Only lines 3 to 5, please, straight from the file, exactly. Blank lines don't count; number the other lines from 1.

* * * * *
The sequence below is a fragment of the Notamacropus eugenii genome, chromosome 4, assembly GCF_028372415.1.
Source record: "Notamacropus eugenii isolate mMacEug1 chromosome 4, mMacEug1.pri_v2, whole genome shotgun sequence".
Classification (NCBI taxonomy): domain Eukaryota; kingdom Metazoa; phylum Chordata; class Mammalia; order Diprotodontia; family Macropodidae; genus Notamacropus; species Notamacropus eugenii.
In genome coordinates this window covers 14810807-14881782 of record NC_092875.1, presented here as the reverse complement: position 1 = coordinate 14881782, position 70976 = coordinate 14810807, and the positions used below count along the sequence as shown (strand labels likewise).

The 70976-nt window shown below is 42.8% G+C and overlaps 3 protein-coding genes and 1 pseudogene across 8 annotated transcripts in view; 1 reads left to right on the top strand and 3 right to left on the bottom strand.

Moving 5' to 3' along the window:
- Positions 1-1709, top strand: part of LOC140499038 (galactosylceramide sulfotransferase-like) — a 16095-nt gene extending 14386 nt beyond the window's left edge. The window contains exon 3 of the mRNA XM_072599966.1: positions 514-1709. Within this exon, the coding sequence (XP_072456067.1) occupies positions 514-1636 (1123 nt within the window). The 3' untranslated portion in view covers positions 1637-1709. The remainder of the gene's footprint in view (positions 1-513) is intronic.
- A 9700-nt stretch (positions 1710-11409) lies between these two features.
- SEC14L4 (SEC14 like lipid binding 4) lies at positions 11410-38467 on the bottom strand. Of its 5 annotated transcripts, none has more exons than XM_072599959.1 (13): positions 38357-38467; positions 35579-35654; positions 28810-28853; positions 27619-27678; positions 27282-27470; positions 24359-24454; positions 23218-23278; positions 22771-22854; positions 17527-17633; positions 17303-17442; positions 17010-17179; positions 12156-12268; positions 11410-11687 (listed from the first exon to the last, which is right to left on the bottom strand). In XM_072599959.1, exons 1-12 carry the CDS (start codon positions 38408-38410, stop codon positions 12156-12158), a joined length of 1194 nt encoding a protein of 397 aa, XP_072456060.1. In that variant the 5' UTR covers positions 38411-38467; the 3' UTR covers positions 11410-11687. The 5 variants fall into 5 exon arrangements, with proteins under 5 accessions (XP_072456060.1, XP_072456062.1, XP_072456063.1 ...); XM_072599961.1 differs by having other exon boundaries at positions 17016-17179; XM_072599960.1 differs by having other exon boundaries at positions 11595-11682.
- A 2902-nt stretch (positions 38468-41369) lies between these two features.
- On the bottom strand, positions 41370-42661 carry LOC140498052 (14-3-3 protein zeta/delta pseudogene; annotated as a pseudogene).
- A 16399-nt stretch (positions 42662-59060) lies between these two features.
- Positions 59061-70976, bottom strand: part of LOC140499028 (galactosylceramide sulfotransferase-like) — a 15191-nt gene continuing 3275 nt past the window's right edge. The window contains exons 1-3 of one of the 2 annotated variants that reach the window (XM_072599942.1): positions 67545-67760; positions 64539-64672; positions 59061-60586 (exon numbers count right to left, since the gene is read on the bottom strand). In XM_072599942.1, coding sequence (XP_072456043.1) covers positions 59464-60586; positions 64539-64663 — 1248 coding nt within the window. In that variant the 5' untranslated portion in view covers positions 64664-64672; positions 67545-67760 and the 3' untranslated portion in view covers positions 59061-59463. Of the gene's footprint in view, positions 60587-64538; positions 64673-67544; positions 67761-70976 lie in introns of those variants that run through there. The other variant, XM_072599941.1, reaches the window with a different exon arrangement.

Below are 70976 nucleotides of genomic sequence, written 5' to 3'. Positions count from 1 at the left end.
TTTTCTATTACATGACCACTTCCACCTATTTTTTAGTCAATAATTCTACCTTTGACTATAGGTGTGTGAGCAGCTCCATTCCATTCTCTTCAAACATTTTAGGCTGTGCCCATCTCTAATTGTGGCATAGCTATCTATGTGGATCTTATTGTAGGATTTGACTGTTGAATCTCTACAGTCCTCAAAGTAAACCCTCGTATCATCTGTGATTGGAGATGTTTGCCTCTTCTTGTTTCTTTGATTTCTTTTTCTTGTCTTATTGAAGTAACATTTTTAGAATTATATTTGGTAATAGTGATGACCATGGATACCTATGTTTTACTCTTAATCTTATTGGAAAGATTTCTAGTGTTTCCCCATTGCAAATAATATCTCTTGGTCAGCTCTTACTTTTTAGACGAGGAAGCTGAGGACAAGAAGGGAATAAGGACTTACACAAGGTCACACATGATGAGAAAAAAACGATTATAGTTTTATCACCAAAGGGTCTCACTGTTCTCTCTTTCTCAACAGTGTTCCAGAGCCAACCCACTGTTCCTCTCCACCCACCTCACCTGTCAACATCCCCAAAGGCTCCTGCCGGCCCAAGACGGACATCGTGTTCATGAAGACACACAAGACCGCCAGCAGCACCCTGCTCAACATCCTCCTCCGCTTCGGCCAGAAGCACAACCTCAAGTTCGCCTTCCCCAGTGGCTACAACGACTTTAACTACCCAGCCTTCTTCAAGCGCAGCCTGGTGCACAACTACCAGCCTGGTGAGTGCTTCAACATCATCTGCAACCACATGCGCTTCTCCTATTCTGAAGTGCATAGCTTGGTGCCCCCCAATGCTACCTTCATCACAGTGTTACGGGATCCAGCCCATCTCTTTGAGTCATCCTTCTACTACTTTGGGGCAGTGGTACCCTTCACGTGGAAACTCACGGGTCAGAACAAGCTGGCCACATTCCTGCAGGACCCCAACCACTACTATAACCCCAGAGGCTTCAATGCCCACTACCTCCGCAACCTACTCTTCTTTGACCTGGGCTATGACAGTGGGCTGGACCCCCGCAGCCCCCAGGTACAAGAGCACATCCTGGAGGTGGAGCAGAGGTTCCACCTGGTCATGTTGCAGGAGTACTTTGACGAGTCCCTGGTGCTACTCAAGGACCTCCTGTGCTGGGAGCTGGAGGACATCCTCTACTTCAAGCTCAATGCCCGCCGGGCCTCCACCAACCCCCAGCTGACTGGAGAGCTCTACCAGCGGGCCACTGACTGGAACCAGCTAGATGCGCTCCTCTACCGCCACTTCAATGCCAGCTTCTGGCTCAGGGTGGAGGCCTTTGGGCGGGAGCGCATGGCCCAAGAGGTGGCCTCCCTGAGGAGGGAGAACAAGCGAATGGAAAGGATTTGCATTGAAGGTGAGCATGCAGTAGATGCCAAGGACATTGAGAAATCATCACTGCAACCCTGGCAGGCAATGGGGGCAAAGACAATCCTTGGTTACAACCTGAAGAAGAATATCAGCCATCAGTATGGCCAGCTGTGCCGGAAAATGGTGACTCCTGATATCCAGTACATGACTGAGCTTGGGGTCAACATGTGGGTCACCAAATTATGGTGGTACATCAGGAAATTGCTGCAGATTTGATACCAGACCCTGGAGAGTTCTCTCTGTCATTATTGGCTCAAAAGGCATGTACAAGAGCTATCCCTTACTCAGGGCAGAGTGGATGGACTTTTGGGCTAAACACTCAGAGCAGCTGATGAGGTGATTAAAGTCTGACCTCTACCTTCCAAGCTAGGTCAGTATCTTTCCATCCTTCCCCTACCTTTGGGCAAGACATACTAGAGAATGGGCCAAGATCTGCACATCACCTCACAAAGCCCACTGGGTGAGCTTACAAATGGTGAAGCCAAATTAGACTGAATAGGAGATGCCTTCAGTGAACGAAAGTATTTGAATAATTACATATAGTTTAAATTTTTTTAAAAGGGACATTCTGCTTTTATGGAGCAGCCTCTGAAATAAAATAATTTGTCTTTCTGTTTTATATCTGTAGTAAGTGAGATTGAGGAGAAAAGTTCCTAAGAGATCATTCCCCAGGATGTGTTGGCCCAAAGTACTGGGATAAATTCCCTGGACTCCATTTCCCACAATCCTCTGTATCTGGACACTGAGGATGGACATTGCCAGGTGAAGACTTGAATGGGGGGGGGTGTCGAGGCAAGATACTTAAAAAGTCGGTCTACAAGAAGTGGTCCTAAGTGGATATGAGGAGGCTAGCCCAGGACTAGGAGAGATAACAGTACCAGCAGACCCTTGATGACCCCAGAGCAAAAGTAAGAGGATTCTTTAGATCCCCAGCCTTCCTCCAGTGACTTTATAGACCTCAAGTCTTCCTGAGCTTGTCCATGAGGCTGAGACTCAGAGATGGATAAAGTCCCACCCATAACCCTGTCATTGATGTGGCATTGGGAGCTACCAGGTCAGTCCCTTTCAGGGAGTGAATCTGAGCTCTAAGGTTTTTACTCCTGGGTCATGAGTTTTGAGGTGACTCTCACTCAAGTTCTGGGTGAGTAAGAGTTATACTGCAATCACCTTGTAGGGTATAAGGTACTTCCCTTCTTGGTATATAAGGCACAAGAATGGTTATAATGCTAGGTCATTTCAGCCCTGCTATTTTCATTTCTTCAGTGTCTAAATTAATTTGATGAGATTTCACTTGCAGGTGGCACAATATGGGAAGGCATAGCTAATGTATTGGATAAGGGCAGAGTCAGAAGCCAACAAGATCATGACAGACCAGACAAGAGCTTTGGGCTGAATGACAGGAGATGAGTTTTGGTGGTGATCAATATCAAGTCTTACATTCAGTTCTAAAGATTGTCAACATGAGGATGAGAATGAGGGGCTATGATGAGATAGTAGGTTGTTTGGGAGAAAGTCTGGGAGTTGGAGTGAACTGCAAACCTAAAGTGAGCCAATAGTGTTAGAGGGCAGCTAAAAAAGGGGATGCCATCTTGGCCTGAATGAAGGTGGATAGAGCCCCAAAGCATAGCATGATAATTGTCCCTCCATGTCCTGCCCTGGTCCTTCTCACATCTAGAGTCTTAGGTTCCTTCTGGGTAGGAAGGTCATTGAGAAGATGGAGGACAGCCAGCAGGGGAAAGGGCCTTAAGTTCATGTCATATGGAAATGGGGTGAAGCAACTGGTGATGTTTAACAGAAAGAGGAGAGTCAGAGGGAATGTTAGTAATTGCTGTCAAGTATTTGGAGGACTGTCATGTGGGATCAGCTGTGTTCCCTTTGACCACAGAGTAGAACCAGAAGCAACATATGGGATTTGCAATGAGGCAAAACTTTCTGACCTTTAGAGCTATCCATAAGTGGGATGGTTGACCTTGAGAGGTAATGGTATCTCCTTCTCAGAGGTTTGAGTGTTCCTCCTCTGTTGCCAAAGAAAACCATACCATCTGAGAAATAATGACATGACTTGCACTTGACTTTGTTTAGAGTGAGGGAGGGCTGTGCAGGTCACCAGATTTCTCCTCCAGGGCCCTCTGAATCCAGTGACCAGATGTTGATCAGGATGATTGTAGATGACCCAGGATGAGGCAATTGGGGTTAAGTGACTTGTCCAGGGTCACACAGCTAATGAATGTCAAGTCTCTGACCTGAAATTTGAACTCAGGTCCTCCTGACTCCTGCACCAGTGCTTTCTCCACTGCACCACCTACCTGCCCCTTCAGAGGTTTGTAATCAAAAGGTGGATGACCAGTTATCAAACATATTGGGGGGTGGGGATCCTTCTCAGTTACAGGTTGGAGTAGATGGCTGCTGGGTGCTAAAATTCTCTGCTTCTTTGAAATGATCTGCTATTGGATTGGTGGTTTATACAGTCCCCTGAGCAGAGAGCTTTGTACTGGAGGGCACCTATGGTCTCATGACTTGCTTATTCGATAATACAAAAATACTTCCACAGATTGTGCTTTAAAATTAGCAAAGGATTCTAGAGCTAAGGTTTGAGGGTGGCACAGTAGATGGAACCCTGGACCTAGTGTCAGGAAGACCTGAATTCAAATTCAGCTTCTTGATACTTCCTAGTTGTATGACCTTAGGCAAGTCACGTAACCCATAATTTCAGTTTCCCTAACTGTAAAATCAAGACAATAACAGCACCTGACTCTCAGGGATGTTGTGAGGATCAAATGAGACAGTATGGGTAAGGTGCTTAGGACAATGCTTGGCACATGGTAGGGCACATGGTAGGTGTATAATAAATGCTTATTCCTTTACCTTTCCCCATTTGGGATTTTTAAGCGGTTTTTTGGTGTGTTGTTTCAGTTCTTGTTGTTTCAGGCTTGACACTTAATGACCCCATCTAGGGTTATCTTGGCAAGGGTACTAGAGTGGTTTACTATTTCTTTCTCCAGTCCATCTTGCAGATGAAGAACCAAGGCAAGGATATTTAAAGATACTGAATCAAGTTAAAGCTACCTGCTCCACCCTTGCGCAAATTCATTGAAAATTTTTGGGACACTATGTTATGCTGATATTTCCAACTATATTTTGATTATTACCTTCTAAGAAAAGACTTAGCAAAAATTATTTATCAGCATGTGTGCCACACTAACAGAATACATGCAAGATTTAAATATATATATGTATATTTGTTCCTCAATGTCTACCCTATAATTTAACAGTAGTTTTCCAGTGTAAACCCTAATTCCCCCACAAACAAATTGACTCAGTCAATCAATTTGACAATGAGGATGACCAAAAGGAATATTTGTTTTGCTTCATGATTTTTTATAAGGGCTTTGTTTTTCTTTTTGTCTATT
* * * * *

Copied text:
Classification (NCBI taxonomy): domain Eukaryota; kingdom Metazoa; phylum Chordata; class Mammalia; order Diprotodontia; family Macropodidae; genus Notamacropus; species Notamacropus eugenii.
In genome coordinates this window covers 14810807-14881782 of record NC_092875.1, presented here as the reverse complement: position 1 = coordinate 14881782, position 70976 = coordinate 14810807, and the positions used below count along the sequence as shown (strand labels likewise).

The 70976-nt window shown below is 42.8% G+C and overlaps 3 protein-coding genes and 1 pseudogene across 8 annotated transcripts in view; 1 reads left to right on the top strand and 3 right to left on the bottom strand.